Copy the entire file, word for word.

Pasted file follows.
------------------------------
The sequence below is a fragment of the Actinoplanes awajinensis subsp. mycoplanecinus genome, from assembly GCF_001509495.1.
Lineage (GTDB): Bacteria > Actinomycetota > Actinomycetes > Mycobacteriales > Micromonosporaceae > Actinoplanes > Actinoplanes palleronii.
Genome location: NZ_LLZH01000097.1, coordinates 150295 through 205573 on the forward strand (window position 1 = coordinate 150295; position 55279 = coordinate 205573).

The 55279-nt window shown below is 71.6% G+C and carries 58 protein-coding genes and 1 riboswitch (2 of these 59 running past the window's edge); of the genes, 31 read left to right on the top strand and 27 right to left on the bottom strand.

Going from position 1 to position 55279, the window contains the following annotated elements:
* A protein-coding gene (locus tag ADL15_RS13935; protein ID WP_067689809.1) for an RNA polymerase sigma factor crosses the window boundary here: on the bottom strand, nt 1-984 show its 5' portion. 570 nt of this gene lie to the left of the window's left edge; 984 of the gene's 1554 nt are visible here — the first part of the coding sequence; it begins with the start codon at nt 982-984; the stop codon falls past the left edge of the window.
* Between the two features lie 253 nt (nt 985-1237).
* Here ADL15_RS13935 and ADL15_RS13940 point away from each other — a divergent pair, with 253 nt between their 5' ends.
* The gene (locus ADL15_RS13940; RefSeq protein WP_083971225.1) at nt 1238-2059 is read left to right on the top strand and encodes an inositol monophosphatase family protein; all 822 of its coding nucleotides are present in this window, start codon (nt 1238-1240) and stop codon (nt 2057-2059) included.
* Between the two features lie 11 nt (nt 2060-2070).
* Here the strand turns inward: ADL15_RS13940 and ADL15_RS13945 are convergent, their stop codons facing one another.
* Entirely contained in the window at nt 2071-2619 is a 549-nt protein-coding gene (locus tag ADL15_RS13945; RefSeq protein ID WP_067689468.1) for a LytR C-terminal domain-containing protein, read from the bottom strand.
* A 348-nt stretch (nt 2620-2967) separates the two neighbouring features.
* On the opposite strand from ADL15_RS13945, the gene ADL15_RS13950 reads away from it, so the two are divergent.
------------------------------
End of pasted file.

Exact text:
The sequence below is a fragment of the Actinoplanes awajinensis subsp. mycoplanecinus genome, from assembly GCF_001509495.1.
Lineage (GTDB): Bacteria > Actinomycetota > Actinomycetes > Mycobacteriales > Micromonosporaceae > Actinoplanes > Actinoplanes palleronii.
Genome location: NZ_LLZH01000097.1, coordinates 150295 through 205573 on the forward strand (window position 1 = coordinate 150295; position 55279 = coordinate 205573).

The 55279-nt window shown below is 71.6% G+C and carries 58 protein-coding genes and 1 riboswitch (2 of these 59 running past the window's edge); of the genes, 31 read left to right on the top strand and 27 right to left on the bottom strand.

Going from position 1 to position 55279, the window contains the following annotated elements:
* A protein-coding gene (locus tag ADL15_RS13935; protein ID WP_067689809.1) for an RNA polymerase sigma factor crosses the window boundary here: on the bottom strand, nt 1-984 show its 5' portion. 570 nt of this gene lie to the left of the window's left edge; 984 of the gene's 1554 nt are visible here — the first part of the coding sequence; it begins with the start codon at nt 982-984; the stop codon falls past the left edge of the window.
* Between the two features lie 253 nt (nt 985-1237).
* Here ADL15_RS13935 and ADL15_RS13940 point away from each other — a divergent pair, with 253 nt between their 5' ends.
* The gene (locus ADL15_RS13940; RefSeq protein WP_083971225.1) at nt 1238-2059 is read left to right on the top strand and encodes an inositol monophosphatase family protein; all 822 of its coding nucleotides are present in this window, start codon (nt 1238-1240) and stop codon (nt 2057-2059) included.
* Between the two features lie 11 nt (nt 2060-2070).
* Here the strand turns inward: ADL15_RS13940 and ADL15_RS13945 are convergent, their stop codons facing one another.
* Entirely contained in the window at nt 2071-2619 is a 549-nt protein-coding gene (locus tag ADL15_RS13945; RefSeq protein ID WP_067689468.1) for a LytR C-terminal domain-containing protein, read from the bottom strand.
* A 348-nt stretch (nt 2620-2967) separates the two neighbouring features.
* On the opposite strand from ADL15_RS13945, the gene ADL15_RS13950 reads away from it, so the two are divergent.